Life after levels – The Last Word

Martin Smith

Assistant Headteacher

Darrick Wood School

The end of well-established Key Stage 3 Attainment Levels in September 2014 was greeted with huge reticence from schools and created a real sense of panic amongst teachers – teachers were left feeling extremely insecure about being told to go away and develop their own assessment methods without guidance.

The reality is that ‘life after levels’ has been a good thing because of what was fundamentally wrong with levels in the first place. They were not designed to be an assessment system. They were equipped to respond to government on ‘whole levels’ – a description of attainment at the end of each programme of study – but were too broad and wide for application within schools, even with the later introduction of sub-levels.

The system itself was not fit for purpose. When levels were the norm they were viewed as thresholds and teaching became focused on the next threshold, instead of ensuring pupils were secure in their subject knowledge, skills and understanding. The worst-case scenario was that the depth and breadth of understanding was forsaken as levels were used as the ‘best fit’ model. This meant that a student could have serious gaps in their knowledge and understanding, but still be placed within a given level. Teachers, pupils and their parents were not always clear where the strengths lay and where the gaps were. As a result, measuring how much progress was being made in Key Stage 3 and predicting outcomes in GCSEs became somewhat patchy and erratic.

So, in effect, schools were left with three options on the table: stick with levels for as long as possible, prepare to purchase an ‘off the shelf’ system that was being built by a third party, or devise an entirely new system from scratch.

Initially, the government launched a competition encouraging schools to develop and share innovative new assessment methods for other schools to use. Eight winners were chosen by an independent panel on behalf of the DfE in May 2014. However, there was little information and evidence coming out at a time when most schools were seeking answers to develop their own plans.

By this time, in any case, we were already well on the way to creating our own system at Darrick Wood School. Driven by our forward-thinking local authority in Bromley we formed an initial working party with other schools in the area to exchange ideas and come up with a workable solution. From our side, that solution went on to take the form of STEPS – Strategic Targets for Educational Progress and Success.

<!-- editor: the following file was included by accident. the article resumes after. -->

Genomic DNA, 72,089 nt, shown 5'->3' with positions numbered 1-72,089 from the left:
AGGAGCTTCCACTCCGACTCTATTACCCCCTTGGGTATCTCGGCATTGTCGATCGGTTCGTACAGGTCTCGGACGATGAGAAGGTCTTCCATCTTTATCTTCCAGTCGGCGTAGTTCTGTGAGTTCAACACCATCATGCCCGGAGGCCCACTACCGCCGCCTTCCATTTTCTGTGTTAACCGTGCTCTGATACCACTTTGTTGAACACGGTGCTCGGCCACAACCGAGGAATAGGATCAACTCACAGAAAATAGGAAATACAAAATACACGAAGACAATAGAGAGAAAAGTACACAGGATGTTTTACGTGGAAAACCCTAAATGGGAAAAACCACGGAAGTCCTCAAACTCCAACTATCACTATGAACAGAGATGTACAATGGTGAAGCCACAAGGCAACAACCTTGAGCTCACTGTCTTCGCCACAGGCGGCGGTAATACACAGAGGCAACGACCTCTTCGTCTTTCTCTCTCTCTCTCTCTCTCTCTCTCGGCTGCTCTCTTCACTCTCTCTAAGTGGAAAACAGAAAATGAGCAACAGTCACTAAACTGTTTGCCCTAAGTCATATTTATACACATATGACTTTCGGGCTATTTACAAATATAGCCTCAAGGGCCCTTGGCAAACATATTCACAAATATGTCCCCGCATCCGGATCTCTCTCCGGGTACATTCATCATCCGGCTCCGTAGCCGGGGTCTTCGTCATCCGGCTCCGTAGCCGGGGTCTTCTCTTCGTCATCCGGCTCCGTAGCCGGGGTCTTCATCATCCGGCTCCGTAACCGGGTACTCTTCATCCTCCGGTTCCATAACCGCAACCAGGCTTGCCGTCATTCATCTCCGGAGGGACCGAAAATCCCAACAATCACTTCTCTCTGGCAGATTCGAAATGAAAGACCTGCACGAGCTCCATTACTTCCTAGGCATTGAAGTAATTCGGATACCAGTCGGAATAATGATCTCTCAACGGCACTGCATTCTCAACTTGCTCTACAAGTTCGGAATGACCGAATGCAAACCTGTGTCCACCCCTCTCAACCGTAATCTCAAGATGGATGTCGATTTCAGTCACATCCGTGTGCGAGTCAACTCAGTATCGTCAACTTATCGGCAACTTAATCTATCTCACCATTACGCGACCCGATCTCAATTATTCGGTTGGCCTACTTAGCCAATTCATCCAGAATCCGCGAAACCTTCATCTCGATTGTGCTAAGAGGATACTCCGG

STEPS is an assessment and progress monitoring, tracking and reporting programme for secondary schools. It uses the frameworks and assessment focuses already created by subject leaders since the introduction of Assessing Pupils’ Progress and the National Strategies, adopting positive elements from a range of systems to create a comprehensive, proven solution to life after levels. Crucially it is compatible with SIMS and uses FFT Aspire and Cognitive Abilities Tests/MidYIS data to help triangulate baseline data for each student.

The cornerstone of STEPS is a simple grid and a progressive set of attainment targets that present challenge at all levels of ability throughout Key Stage 3. The grids are broken down into subject ‘Strands’ and then ‘Steps’. This level of detail means pupils can make fine levels of progress and teachers can create incremental, personalised targets based on assessment throughout Key Stage 3. It also provides crucial baseline assessment tests; purposeful, valid data; clear targets for pupils, and consistent reporting.

There is definitely still work to be done as a sector. It varies greatly how effective secondary schools are, right now, in benchmarking new pupils in Year 7 and measuring progress in Years 7-9. Some had an idea on what they want to do and have developed their systems but, in my view, many have not thought enough about the progression side. Teachers, being teachers, are trying to make it work. There isn’t a week goes by when I don’t get calls about assessment without levels – there are lots of good ideas out there, but nothing proven, and arguably nothing tried and tested like we have with STEPS.

Martin Smith is Assistant Headteacher at Darrick Wood School and designer and developer of STEPS.

Life after levels – what next? can be downloaded at

Similar Posts

All categories

Blog home